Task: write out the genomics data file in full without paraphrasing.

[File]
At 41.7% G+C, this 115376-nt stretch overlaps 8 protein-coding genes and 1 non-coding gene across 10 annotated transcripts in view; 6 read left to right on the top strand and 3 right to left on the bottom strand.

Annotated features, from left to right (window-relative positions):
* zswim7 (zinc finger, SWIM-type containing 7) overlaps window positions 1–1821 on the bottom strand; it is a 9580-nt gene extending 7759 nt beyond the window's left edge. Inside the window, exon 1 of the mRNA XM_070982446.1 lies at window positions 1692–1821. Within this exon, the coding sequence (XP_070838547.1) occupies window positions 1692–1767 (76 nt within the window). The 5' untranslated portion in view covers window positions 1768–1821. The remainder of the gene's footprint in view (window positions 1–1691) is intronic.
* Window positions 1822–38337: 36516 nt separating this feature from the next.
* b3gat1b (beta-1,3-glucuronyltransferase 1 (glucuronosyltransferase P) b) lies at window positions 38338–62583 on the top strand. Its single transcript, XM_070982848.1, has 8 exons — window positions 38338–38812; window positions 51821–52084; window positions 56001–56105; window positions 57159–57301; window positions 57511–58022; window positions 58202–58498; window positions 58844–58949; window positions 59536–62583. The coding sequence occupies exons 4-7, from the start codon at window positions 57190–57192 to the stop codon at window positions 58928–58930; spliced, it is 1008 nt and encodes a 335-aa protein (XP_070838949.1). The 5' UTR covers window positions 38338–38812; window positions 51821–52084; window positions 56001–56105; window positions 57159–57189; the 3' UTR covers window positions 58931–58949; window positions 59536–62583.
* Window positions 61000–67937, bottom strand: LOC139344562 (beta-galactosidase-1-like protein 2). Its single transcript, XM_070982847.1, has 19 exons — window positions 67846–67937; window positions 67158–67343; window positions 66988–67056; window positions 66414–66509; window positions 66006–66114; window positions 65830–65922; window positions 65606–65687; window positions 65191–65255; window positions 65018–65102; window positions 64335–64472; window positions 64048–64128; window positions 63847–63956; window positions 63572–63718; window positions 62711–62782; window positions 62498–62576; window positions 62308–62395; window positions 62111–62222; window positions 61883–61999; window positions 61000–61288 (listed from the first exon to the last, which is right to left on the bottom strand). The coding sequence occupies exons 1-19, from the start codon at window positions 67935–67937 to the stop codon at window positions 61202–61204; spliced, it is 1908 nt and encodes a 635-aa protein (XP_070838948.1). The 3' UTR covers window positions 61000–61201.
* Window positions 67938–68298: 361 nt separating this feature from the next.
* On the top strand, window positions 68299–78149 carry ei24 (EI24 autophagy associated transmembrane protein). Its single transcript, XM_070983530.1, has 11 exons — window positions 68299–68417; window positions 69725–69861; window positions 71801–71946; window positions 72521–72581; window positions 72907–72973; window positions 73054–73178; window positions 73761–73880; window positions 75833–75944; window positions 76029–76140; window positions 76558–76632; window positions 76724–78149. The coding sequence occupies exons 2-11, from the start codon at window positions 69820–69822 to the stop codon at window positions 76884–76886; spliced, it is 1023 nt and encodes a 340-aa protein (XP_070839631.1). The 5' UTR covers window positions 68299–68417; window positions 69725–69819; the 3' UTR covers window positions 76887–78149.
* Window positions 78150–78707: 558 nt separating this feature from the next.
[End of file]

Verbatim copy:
At 41.7% G+C, this 115376-nt stretch overlaps 8 protein-coding genes and 1 non-coding gene across 10 annotated transcripts in view; 6 read left to right on the top strand and 3 right to left on the bottom strand.

Annotated features, from left to right (window-relative positions):
* zswim7 (zinc finger, SWIM-type containing 7) overlaps window positions 1–1821 on the bottom strand; it is a 9580-nt gene extending 7759 nt beyond the window's left edge. Inside the window, exon 1 of the mRNA XM_070982446.1 lies at window positions 1692–1821. Within this exon, the coding sequence (XP_070838547.1) occupies window positions 1692–1767 (76 nt within the window). The 5' untranslated portion in view covers window positions 1768–1821. The remainder of the gene's footprint in view (window positions 1–1691) is intronic.
* Window positions 1822–38337: 36516 nt separating this feature from the next.
* b3gat1b (beta-1,3-glucuronyltransferase 1 (glucuronosyltransferase P) b) lies at window positions 38338–62583 on the top strand. Its single transcript, XM_070982848.1, has 8 exons — window positions 38338–38812; window positions 51821–52084; window positions 56001–56105; window positions 57159–57301; window positions 57511–58022; window positions 58202–58498; window positions 58844–58949; window positions 59536–62583. The coding sequence occupies exons 4-7, from the start codon at window positions 57190–57192 to the stop codon at window positions 58928–58930; spliced, it is 1008 nt and encodes a 335-aa protein (XP_070838949.1). The 5' UTR covers window positions 38338–38812; window positions 51821–52084; window positions 56001–56105; window positions 57159–57189; the 3' UTR covers window positions 58931–58949; window positions 59536–62583.
* Window positions 61000–67937, bottom strand: LOC139344562 (beta-galactosidase-1-like protein 2). Its single transcript, XM_070982847.1, has 19 exons — window positions 67846–67937; window positions 67158–67343; window positions 66988–67056; window positions 66414–66509; window positions 66006–66114; window positions 65830–65922; window positions 65606–65687; window positions 65191–65255; window positions 65018–65102; window positions 64335–64472; window positions 64048–64128; window positions 63847–63956; window positions 63572–63718; window positions 62711–62782; window positions 62498–62576; window positions 62308–62395; window positions 62111–62222; window positions 61883–61999; window positions 61000–61288 (listed from the first exon to the last, which is right to left on the bottom strand). The coding sequence occupies exons 1-19, from the start codon at window positions 67935–67937 to the stop codon at window positions 61202–61204; spliced, it is 1908 nt and encodes a 635-aa protein (XP_070838948.1). The 3' UTR covers window positions 61000–61201.
* Window positions 67938–68298: 361 nt separating this feature from the next.
* On the top strand, window positions 68299–78149 carry ei24 (EI24 autophagy associated transmembrane protein). Its single transcript, XM_070983530.1, has 11 exons — window positions 68299–68417; window positions 69725–69861; window positions 71801–71946; window positions 72521–72581; window positions 72907–72973; window positions 73054–73178; window positions 73761–73880; window positions 75833–75944; window positions 76029–76140; window positions 76558–76632; window positions 76724–78149. The coding sequence occupies exons 2-11, from the start codon at window positions 69820–69822 to the stop codon at window positions 76884–76886; spliced, it is 1023 nt and encodes a 340-aa protein (XP_070839631.1). The 5' UTR covers window positions 68299–68417; window positions 69725–69819; the 3' UTR covers window positions 76887–78149.
* Window positions 78150–78707: 558 nt separating this feature from the next.